Gioryanni joined Nisa as our dispatcher nearly a year ago. She keeps our inventory in order, prepares our customers' orders for delivery, and welcomes our workshop visitors with care and enthusiasm. For World Refugee Day, Gioryanni has written an open letter to a number of Ministers about her journey and the importance of family reunification visas in Aotearoa New Zealand.
My name is Gioryanni. I'm from Colombia, and left my home country in 2017 as a refugee. I fled to Ecuador, where I stayed for two years. Although we were in danger in Colombia, Ecuador wasn’t much better. My family would receive threats, and we weren’t legally able to work, which then meant we could be exploited by employers.
I was so happy to hear from the UNHCR that I had a place in New Zealand. I arrived here in September 2018 with my mum, my dad, and two of my sisters. Our first experience was at the Mangere Refugee Resettlement Centre. They taught us a bit of English (I didn’t speak any before I arrived, so this was very helpful), and they taught us about money and about life in New Zealand. My family and I were given a home in Churton Park in Wellington, and we settled in the capital city in November 2018.
When I arrived in Wellington, I found it a difficult city to explore. We didn’t know how to take a bus, or how to get around the place. Our first month was particularly hard because we didn’t speak English. Even trips to the supermarket were a real challenge - we couldn’t read English, which meant we couldn’t read the signs on the aisles. We just had to look at the packaging on the shelves one by one to try to work out what each item was.
I have come a long way since then. I have been focussing on learning English, and I have just completed an English Proficiency Programme at Victoria University of Wellington. I want to study at Otago University next year, because my dream is to be a dentist.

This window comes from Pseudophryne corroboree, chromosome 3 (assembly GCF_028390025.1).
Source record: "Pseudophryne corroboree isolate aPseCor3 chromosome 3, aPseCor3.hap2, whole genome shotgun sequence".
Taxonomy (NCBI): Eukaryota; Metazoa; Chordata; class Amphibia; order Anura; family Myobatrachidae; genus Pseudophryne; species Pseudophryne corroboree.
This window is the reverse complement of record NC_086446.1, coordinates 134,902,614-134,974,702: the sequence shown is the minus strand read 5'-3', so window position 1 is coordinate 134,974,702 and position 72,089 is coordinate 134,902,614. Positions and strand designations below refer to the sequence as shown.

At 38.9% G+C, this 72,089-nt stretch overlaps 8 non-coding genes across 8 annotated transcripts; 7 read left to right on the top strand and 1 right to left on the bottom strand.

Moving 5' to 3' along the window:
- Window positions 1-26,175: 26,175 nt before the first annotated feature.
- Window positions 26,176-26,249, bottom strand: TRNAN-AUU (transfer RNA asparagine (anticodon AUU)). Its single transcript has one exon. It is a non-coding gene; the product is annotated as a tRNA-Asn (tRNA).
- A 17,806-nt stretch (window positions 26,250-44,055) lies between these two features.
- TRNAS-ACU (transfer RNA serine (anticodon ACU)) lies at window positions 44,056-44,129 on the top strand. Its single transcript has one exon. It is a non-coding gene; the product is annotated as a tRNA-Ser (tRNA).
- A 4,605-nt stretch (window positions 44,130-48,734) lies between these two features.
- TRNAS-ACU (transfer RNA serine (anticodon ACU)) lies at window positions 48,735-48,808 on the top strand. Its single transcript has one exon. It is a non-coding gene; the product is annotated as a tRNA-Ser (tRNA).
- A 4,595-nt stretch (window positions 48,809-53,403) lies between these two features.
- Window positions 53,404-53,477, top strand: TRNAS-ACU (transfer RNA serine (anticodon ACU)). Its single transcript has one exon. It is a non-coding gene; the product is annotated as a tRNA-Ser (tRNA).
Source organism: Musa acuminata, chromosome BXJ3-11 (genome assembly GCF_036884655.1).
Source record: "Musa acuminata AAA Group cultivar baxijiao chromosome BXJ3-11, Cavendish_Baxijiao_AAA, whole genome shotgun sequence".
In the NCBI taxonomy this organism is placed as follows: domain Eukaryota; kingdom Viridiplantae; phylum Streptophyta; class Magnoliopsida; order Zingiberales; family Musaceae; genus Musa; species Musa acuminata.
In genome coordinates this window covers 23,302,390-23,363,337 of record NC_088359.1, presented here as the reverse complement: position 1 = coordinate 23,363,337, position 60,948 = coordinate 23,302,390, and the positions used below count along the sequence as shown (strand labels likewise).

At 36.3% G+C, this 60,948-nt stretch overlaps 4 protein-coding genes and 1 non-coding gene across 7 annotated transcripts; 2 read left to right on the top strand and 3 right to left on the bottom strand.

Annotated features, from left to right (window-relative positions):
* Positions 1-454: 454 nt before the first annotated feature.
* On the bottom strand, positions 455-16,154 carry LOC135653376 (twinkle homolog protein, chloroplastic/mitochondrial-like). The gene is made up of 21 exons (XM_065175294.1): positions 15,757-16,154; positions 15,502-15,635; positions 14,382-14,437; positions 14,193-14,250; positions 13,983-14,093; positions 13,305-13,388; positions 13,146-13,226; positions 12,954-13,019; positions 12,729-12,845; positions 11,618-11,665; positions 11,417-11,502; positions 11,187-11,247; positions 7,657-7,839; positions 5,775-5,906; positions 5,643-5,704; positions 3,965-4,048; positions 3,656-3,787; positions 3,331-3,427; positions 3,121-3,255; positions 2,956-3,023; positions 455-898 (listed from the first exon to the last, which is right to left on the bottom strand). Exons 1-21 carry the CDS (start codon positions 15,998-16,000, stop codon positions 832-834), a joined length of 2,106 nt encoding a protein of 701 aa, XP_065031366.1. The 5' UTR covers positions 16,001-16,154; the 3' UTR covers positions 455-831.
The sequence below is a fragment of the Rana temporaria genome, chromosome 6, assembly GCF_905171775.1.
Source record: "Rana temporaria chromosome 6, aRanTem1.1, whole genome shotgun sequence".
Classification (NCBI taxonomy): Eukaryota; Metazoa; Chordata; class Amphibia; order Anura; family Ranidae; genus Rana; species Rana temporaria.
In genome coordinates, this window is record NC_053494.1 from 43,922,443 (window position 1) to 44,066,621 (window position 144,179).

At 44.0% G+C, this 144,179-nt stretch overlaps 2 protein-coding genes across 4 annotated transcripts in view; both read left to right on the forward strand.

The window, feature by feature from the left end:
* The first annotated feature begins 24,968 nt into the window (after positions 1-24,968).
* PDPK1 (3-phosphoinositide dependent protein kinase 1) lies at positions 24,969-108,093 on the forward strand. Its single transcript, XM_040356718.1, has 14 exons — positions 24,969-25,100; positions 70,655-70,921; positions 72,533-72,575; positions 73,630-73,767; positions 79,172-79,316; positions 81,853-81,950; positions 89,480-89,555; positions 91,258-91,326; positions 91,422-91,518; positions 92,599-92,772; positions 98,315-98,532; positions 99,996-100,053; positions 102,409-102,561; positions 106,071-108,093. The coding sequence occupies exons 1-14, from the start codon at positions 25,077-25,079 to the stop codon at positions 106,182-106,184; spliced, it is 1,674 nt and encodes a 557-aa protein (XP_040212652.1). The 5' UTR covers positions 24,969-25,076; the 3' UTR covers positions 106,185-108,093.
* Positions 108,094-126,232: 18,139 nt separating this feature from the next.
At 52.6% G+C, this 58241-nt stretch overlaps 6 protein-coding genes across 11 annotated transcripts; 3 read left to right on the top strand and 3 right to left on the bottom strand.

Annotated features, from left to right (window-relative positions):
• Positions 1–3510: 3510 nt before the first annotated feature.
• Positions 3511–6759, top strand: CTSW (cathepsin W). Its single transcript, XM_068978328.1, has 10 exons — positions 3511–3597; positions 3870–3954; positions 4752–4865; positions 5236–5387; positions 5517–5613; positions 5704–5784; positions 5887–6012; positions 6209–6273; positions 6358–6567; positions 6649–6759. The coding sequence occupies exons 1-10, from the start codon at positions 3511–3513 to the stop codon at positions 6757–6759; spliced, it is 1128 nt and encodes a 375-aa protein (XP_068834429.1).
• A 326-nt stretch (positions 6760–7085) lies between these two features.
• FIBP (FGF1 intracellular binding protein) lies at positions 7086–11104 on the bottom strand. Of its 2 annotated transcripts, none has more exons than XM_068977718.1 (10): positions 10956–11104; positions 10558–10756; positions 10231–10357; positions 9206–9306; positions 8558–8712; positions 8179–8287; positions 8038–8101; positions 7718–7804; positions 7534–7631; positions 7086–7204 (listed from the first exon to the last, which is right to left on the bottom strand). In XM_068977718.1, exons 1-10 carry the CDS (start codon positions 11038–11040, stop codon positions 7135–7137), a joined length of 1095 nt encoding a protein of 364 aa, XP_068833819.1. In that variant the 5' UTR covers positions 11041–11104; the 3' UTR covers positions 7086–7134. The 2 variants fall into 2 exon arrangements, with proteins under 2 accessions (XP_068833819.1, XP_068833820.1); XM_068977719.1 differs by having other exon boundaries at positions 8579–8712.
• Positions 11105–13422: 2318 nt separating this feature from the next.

While I’ve been studying, I’ve also been working at Nisa. Nisa is a social enterprise and underwear label that employs women from refugee and migrant backgrounds. I’ve found working at Nisa a wonderful opportunity because I feel more integrated in New Zealand society, and it has helped me to not feel lonely. I made friends with my workmates, and I also chat to customers when they come into the Nisa shop, which is great for practising my English.
This integration process in a new community, speaking a new language, and learning a new culture, has been so hard for me. I think about this as other refugees face this situation as well. One of the hardest things is being separated from family. My sister and my brother are stuck in Ecuador, and are desperate to leave. There is often not enough money to properly feed my sister’s baby, and they are not allowed to work over there. We are so afraid and worried for them.
Many other refugees in New Zealand face the same situation. We dream of being reunited, and we will not be at peace until we are together again. My mother has had migraines since we arrived in New Zealand, and she cries a lot. She wants to see her son and her daughter, and have them close to her and safe. I send off any spare money to them, as they don’t have an income themselves.
We do not qualify for Tier 1 family reunification, and Tier 2 only opens up every 5 years or so, and so we know our prospects are low. In the last three years, more than 2000 invitations to apply for the visa have been offered, but only 439 visas have been issued. We have not even been able to secure an invitation to apply. My family would not qualify for work visas, especially with the new rules. People might think that because we have some of our family with us, that should be enough. But it’s not - my family is more than just my mum, my dad, and my two sisters. It is my uncles, my aunts, my sister and brother in Ecuador, and my sister’s baby.
This is similar for many refugees in New Zealand. We believe that families should be together, and we ask you to fight for family reunification on our behalf. We are doing everything we can to rebuild our lives in New Zealand and be good New Zealand citizens, but until our family is whole again we will always feel great sadness.
We want our families to enjoy this beautiful and safe country with us. That is the dream for refugees that have fled their countries, and it is the dream for me and my family.
I know that the government announced the number of family reunification places would increase proportionately with the increase in the refugee quota from 300 to 600 each year. But at the moment the family reunification category is on hold. This World Refugee Day I would like to see family reunification at the centre of our concerns and for this visa category to reopen.